Ankle Sprains

An ankle sprain is a sudden sideways motion, a twist, or a misstep. When your foot lands off-balance, muscles may give way, allowing the ankle joint to move too far. If ligaments connecting the foot and ankle bones overstretch or tear, a sprain is the result. These sudden injuries are painful, both at the time they occur, and throughout the healing process. The healing process may last several weeks. Swelling and bruising may extend from your ankle into your foot. With proper care, however, sprains can heal correctly, and in many cases, you can reduce the risk of re-injury. Sprains are commonly associated with foot and ankle fractures.

Your physician will examine your foot and ankle, feeling for ligaments, tendons, bones or joints to make sure they are not damaged. Ankle x-rays may be taken to rule out a fracture or dislocation. Treatment may range from pain control to immobilization of the joint. If the sprain is severe, or if a bone is damaged, surgery may be needed to assure proper healing. If the pain lasts longer than it normally should, an MRI may be ordered.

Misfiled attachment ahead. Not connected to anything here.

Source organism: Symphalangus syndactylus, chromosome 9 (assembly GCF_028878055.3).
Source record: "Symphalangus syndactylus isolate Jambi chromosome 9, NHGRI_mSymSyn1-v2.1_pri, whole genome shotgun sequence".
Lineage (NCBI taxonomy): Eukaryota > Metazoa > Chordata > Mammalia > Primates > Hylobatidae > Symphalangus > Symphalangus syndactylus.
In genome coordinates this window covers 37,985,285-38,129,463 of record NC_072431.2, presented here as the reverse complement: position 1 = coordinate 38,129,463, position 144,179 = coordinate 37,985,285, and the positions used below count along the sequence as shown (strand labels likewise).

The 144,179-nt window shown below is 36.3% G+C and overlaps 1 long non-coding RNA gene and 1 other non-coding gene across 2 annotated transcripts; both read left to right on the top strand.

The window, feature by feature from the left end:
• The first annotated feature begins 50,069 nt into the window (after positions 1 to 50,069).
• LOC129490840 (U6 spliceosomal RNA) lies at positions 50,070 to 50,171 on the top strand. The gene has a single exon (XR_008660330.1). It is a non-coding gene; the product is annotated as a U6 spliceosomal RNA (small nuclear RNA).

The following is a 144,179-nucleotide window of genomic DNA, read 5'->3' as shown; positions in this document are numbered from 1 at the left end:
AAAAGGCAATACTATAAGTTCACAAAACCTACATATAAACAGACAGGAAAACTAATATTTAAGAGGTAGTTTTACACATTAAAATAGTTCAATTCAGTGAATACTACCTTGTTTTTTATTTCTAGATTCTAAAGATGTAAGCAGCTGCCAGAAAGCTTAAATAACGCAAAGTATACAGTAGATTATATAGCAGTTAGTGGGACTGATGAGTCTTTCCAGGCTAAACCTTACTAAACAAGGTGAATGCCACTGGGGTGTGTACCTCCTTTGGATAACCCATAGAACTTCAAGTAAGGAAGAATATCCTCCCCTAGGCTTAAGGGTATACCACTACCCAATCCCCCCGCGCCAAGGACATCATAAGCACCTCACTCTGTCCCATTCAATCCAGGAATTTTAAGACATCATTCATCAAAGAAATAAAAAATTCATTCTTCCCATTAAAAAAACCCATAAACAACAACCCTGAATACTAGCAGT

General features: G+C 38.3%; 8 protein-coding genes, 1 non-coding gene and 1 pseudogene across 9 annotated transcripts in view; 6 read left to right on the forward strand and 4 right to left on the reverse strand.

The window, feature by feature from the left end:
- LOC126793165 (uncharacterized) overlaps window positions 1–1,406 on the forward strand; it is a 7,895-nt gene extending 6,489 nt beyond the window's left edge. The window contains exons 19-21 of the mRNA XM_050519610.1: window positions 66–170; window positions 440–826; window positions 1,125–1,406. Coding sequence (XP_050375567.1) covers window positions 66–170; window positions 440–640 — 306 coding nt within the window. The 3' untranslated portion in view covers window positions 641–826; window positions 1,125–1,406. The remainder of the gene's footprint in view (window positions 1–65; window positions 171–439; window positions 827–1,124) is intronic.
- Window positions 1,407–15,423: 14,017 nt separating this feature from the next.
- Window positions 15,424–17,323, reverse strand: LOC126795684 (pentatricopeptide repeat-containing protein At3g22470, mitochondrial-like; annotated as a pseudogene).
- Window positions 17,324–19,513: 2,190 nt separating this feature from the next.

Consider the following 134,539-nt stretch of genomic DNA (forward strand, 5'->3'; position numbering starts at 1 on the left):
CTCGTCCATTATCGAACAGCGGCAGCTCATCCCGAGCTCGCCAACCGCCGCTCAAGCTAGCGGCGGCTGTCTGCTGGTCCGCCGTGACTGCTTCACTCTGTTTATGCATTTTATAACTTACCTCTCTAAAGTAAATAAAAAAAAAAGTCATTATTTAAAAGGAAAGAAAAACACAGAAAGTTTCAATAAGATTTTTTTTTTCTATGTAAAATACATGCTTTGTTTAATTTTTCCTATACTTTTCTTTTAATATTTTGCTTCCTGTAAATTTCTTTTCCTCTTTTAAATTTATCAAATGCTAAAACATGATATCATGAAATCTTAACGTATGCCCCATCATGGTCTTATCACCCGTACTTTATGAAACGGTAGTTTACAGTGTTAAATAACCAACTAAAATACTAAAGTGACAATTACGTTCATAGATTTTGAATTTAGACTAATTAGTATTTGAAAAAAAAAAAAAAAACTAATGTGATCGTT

Pain Control:
For a sprain, a few days of home care will help speed up healing. Remember, RICE (Rest, Ice, Compression, and Elevation) will help reduce pain and swelling.

Rest the sprained ankle. Do not stand on it for a few days. Ice the area by applying ice for 20 minutes, then remove the cold pack for 20 minutes. Repeat this process. Protect the skin from getting frostbite by placing a cloth between the ice and skin.

Compress the ankle by wrapping it with an elastic or Ace type bandage. Elevate the sprained ankle above the level of your heart.

If the damage or pain is severe, your doctor may splint, or cast the sprain. Once the ankle is immobilized, the torn tissues can rest and have a better chance to heal in proper position.

In some cases, a sprain may completely tear a ligament, fracture a bone or tear a tendon. These type of injuries may require surgery. After surgery, your foot will be immobilized to insure proper healing.

After your ankle has healed properly, special exercises may help strengthen your ankle to prevent re-injury. Proper shoe gear with a light brace may be helpful, especially when walking or running.